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Dare to make them laugh

by Archives March 17, 2009

You can’t help but feel the one-sided hoorah emanating from Marc Berribi’s film Faces. It’s a celebration of the Face to Face crew’s playful take on the tension between Israeli and Palestine.
Face to Face have concocted a plan to get Israelis and Palestinians together on one front, that “front” being the walls that make up the concrete barriers that keep them at a “safe” yet unfriendly distance.
Face to Face have taken tight portraits of citizens from both sides of the divide and placed them side-by-side on large posters of various sizes. With agility they paste them in highly exposed areas of the border cities.
In one of the most celebrated sets, two priests, one imam and one a rabbi, make a funny face, and it’s in this vein that the crew nobly fly around on there righteous mission. The expose seems like a game to them and they invite others to join in.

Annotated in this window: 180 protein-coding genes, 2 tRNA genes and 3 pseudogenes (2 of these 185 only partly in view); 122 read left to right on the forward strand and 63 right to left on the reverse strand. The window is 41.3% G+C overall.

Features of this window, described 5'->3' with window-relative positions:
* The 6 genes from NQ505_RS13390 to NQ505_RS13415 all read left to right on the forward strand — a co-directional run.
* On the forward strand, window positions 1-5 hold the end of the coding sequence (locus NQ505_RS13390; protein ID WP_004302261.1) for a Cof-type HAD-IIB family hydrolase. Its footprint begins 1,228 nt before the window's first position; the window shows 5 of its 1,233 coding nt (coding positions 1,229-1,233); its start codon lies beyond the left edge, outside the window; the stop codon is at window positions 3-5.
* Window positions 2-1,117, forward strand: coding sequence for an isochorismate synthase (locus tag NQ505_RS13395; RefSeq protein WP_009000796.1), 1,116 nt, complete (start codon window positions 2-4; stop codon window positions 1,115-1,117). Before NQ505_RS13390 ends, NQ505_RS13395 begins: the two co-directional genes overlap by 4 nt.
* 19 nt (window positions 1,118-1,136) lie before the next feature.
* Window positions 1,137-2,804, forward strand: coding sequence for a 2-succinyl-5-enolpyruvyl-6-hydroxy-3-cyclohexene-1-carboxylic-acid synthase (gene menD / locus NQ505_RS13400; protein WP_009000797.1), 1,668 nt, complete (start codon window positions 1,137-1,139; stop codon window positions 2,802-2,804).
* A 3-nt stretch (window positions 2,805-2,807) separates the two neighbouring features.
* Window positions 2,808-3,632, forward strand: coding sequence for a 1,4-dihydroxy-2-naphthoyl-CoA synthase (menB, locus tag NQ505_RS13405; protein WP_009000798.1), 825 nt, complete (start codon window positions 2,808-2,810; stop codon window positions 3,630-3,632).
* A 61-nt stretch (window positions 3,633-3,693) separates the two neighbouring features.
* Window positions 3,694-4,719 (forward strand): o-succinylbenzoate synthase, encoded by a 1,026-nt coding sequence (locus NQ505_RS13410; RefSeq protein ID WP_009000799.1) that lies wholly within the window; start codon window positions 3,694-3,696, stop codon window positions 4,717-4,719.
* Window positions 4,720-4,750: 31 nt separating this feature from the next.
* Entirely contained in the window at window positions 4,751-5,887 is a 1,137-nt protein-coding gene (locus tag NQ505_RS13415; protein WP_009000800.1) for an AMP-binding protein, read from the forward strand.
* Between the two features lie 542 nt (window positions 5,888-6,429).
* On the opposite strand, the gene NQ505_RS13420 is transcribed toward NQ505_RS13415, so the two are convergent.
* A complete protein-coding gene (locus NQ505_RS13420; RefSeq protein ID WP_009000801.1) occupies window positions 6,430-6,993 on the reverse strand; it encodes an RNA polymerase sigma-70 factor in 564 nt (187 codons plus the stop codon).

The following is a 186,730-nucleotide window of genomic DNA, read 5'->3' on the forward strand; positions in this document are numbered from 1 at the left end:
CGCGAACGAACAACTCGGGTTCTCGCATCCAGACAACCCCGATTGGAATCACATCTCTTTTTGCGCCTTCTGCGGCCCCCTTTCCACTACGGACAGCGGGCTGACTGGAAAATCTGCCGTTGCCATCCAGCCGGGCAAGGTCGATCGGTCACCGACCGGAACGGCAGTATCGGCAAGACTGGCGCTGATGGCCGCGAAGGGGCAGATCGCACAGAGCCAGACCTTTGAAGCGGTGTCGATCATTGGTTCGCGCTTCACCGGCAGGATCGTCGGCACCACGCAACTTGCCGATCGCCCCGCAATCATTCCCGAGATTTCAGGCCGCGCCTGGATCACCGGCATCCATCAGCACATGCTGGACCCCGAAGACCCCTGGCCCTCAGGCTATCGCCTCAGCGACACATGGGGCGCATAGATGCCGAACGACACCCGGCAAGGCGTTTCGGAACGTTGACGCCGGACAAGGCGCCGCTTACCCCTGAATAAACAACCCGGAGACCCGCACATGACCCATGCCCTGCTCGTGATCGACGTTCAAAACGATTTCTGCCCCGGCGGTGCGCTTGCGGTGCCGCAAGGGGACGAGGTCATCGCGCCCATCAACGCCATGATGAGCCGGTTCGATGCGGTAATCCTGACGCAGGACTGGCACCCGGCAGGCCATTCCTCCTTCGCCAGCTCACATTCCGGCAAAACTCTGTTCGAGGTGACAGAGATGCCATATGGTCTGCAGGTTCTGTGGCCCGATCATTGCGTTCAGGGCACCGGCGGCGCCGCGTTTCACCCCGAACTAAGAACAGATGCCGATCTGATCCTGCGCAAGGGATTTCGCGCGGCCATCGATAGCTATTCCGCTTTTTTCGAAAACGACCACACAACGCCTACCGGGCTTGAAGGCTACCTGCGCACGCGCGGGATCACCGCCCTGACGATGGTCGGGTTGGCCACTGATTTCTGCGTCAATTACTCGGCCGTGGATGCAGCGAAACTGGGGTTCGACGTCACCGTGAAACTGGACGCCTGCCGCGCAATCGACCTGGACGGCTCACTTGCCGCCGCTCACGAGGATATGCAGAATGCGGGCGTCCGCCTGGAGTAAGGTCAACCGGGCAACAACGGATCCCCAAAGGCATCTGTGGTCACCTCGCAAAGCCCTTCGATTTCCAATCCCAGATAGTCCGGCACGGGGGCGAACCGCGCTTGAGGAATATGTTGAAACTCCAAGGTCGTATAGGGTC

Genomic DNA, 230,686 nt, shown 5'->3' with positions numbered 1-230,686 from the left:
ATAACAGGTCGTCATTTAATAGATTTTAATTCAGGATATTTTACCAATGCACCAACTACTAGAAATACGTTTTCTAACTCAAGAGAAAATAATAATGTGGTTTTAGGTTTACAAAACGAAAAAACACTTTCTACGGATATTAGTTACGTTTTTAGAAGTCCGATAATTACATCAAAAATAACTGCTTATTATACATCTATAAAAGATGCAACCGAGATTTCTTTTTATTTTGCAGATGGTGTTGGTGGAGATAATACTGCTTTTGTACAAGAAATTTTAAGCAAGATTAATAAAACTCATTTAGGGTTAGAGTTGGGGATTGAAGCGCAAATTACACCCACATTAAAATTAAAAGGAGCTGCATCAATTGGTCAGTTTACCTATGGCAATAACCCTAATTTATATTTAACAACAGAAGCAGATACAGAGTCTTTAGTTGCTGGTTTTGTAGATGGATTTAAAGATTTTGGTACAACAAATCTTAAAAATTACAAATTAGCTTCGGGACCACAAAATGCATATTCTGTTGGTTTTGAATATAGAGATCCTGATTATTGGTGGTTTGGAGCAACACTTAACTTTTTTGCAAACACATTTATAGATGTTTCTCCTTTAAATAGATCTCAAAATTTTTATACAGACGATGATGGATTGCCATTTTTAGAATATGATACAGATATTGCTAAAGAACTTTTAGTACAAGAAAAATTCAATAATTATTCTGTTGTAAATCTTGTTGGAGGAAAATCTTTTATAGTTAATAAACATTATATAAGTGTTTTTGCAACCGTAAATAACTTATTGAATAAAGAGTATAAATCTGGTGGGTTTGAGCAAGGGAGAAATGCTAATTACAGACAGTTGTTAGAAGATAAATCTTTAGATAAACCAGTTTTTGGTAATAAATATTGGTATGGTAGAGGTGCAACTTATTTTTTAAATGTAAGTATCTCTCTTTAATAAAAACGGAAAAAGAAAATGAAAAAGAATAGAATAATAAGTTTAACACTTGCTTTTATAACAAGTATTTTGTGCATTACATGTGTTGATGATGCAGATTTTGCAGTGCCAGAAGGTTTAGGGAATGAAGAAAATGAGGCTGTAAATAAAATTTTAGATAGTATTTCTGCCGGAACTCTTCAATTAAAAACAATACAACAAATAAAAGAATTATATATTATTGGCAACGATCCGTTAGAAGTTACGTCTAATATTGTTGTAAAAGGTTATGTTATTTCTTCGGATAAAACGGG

No one wants to be a party pooper, but the film lacks a critique of itself. The crew seems like a bunch of aloof foreigners who have all the right philosophical mantras in place, only they have no real investment in the outcome of there actions in this conflict zone.
Face to Face and Berribi are so sure that what they’re doing is positive that they have seemingly chosen to not explore the alternative, but this spirited energy makes the film all the more compelling, because what they do know is how to have fun. Their “grain of salt” attitude is refreshingly optimistic and one can almost believe that true happiness is as contagious as they make it seem.
The film is worth a watch. Reactions by locals are picture perfect and the soundtrack gives the film a steady timbre (don’t worry, “Why can’t we be friends?” didn’t make the cut). Funny photos of happy faces: you want to believe that herein lays the solution and for 72 minutes, you just might.

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